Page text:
Brit in Baltimore: The European Union was worth keeping

As a British woman living in the U.S., I've had a difficult time observing the Brexit referendum campaign from afar. The murder this month of Member of Parliament Jo Cox, a leader in the effort to keep Britain in the European Union, made me question my belief that even though we have our issues, Britain is safe and we won't inflict pain on those who disagree with us. Since Thursday's vote to leave the EU, I've never missed home more or worried so much about its prospects as a nation.

My social media feeds are filled with analysis — a mix of fear, confusion and name calling; some have implied that England is full of regressive, idiotic bigots because of the "Britain first" (read "anti-immigrant") component to leaving the EU. That's not the England I know, nor the England I love.


I was born and raised in London; it's one of the most diverse cities in the world. I am the granddaughter of a Nigerian immigrant, and my friends are Irish, Polish, Scottish, Indian, French, English, Jamaican, Ghanaian, Qatari, Sudanese. Yet we're united as Londoners by our cynicism, our love of complaining about the weather and the collective grumbling that fills the platform whenever we hear the train is delayed (again). We grapple with our complicated identities in different ways, yet somehow we all seemed unapologetically and proudly British.

Londoners mostly voted to remain in the EU. Those who wanted to leave were largely from outside the city and many are part of the British working class, many of whom live in post-industrial towns that have been failed and neglected by multiple governments since the Margaret Thatcher era.

It is too easy to characterize them as backward or narrow-minded; this portrait lacks nuance. Their insecurity, fear and sense of loss is legitimate.

But, much like Mr. Trump is doing in America, legitimate concerns were exploited by the leaders of the leave campaign, who claimed the EU was the enemy. They made false promises and said that by keeping foreigners out of Britain, somehow our nation would be richer — both materially and culturally — even when empirical evidence suggests otherwise.

Rather than trying to unpack the genuine pain that would make people want to vote "leave," some within the "remain" campaign simply dismissed their concerns, labeling them fascists or anti-intellectuals. And as the date of the referendum neared, the tone of the leave campaign became more xenophobic, appealing to visceral emotion rather than reason.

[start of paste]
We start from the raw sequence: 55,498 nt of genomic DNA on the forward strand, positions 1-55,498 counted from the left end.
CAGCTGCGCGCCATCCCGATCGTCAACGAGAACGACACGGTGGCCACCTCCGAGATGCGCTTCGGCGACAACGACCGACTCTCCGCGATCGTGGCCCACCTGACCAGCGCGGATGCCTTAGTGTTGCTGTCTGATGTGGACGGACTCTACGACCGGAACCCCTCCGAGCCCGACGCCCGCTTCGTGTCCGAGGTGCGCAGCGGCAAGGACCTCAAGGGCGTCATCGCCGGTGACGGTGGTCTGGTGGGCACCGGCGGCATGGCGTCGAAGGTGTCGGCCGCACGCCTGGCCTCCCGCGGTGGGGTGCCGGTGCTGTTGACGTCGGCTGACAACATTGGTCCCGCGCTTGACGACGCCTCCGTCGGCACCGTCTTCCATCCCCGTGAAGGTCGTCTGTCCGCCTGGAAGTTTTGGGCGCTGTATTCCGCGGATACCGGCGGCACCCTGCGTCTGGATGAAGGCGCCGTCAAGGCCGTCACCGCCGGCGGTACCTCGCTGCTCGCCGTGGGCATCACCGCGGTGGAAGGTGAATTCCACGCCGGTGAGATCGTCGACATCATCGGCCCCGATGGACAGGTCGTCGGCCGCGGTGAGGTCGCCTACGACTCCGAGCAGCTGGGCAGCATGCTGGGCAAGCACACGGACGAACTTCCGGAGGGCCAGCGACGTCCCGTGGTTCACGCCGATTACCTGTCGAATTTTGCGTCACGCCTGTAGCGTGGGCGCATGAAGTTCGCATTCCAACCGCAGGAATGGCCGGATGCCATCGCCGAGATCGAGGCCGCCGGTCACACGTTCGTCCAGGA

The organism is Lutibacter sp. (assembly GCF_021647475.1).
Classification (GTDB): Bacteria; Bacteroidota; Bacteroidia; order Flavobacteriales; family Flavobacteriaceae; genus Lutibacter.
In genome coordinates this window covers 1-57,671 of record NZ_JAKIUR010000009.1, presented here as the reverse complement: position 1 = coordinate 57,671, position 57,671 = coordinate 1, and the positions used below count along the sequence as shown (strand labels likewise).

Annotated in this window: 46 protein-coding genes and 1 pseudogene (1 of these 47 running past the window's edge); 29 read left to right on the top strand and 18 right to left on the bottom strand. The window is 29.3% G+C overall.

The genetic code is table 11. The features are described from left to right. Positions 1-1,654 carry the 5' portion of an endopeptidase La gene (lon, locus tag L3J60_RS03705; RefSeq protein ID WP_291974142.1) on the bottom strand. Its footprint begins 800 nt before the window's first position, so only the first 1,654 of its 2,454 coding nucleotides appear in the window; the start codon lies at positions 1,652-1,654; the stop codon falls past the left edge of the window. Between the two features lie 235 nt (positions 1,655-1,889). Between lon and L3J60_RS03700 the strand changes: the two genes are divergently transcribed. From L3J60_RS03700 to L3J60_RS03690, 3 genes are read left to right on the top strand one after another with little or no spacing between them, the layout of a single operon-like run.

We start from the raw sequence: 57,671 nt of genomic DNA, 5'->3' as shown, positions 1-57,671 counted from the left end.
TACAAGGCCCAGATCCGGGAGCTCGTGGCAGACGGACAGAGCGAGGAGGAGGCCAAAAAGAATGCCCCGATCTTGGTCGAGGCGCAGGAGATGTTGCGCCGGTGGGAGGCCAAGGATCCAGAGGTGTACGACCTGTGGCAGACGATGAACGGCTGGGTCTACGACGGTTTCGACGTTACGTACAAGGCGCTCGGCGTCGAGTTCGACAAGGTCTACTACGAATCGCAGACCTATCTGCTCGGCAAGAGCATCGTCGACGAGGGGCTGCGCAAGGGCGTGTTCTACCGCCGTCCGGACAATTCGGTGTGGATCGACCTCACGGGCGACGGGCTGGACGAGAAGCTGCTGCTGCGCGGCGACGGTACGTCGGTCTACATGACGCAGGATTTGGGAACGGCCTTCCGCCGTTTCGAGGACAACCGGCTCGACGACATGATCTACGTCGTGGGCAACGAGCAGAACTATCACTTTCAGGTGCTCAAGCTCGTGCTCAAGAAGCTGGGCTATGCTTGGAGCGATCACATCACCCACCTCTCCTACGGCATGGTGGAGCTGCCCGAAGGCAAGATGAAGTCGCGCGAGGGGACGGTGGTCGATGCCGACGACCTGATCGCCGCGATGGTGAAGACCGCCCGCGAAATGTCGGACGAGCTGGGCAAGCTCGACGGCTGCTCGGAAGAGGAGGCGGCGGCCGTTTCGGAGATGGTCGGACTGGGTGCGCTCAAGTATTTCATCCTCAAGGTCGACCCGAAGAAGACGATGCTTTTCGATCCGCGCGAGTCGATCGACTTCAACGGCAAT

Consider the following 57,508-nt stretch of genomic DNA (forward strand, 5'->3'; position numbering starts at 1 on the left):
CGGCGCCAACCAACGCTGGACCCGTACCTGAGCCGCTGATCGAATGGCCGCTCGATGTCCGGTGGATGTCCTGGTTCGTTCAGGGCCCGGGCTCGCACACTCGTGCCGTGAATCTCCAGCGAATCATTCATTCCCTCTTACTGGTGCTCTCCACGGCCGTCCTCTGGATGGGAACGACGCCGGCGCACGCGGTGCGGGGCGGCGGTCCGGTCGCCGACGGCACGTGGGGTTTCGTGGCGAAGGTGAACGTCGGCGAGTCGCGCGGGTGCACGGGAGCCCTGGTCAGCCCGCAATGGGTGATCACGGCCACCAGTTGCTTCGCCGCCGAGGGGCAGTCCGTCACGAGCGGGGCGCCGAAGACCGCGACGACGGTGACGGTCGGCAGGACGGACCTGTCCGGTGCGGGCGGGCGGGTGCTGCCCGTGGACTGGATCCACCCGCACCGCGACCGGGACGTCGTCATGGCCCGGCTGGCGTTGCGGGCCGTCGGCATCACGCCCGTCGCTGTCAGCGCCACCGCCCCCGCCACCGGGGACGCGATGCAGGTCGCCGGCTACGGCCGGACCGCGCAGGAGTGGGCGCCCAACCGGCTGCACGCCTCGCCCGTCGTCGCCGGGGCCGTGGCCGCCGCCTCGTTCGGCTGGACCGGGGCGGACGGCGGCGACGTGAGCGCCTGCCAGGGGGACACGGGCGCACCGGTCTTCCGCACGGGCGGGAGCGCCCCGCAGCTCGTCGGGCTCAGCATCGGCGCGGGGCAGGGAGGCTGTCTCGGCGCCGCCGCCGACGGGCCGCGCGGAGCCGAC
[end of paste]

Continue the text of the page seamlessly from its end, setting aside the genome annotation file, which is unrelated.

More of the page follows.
My grandfather came to England from Nigeria in 1961, propelled by the belief that a better life lay overseas. Most of his family disapproved of his decision, but, armed with gumption and faith, he traveled to London. It was a hostile and very different place then, and landlords were open about their refusal to rent to black tenants. Yet my grandfather made a life there, and today, my family stands as an example of the social mobility immigrants can achieve. If there were such a thing as a "British dream," we lived it.

I worry for those who voted to leave the union in the hope it would mean a better life for them and their children. I'm not sure things will be better. What I do know is that our union, however fractured, was worth keeping. There was some beauty in the optimism that underpinned the pursuit and attainment of a European Union, even if there were bureaucratic issues and problems that still needed to be resolved.

I attended University College London, considered a top-notch global university, and studied at the School of Slavonic and Eastern European Studies, where the international scope of my friendship circle widened and deepened. I remember attending the engagement party for a Jewish classmate with friends of Sri-Lankan and Arab descent. We thought nothing of it. We were all Londoners, we were all Brits, and, ultimately, we were just friends.

The England I know is a variety of shades, cultural backgrounds and ethnicities, where we sit alongside each other as equals. There are complications and problems, but ultimately I thought we had more holding us together than pulling us apart.

Christiana Amarachi Mbakwe is recent graduate of Columbia Journalism School and an intern at The Baltimore Sun; her email is